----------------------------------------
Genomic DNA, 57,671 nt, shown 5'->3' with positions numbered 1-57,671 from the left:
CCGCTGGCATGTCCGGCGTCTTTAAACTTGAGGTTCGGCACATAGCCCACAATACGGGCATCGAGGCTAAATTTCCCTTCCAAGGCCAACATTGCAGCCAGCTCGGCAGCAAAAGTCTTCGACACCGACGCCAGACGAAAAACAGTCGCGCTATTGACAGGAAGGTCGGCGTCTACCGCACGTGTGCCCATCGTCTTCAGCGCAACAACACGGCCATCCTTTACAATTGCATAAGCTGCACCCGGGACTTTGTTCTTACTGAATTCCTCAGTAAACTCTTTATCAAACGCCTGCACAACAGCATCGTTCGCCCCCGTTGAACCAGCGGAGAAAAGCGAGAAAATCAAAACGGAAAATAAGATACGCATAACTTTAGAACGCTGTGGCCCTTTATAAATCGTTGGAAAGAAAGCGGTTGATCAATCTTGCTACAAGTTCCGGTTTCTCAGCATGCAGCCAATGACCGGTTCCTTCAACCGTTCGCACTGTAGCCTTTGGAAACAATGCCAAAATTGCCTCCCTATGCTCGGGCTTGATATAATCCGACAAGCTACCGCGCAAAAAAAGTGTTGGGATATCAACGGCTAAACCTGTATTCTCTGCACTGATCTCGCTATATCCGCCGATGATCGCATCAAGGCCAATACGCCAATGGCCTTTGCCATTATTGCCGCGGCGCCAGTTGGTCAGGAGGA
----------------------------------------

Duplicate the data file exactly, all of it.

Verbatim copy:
Genomic DNA, 57,671 nt, shown 5'->3' with positions numbered 1-57,671 from the left:
CCGCTGGCATGTCCGGCGTCTTTAAACTTGAGGTTCGGCACATAGCCCACAATACGGGCATCGAGGCTAAATTTCCCTTCCAAGGCCAACATTGCAGCCAGCTCGGCAGCAAAAGTCTTCGACACCGACGCCAGACGAAAAACAGTCGCGCTATTGACAGGAAGGTCGGCGTCTACCGCACGTGTGCCCATCGTCTTCAGCGCAACAACACGGCCATCCTTTACAATTGCATAAGCTGCACCCGGGACTTTGTTCTTACTGAATTCCTCAGTAAACTCTTTATCAAACGCCTGCACAACAGCATCGTTCGCCCCCGTTGAACCAGCGGAGAAAAGCGAGAAAATCAAAACGGAAAATAAGATACGCATAACTTTAGAACGCTGTGGCCCTTTATAAATCGTTGGAAAGAAAGCGGTTGATCAATCTTGCTACAAGTTCCGGTTTCTCAGCATGCAGCCAATGACCGGTTCCTTCAACCGTTCGCACTGTAGCCTTTGGAAACAATGCCAAAATTGCCTCCCTATGCTCGGGCTTGATATAATCCGACAAGCTACCGCGCAAAAAAAGTGTTGGGATATCAACGGCTAAACCTGTATTCTCTGCACTGATCTCGCTATATCCGCCGATGATCGCATCAAGGCCAATACGCCAATGGCCTTTGCCATTATTGCCGCGGCGCCAGTTGGTCAGGAGGA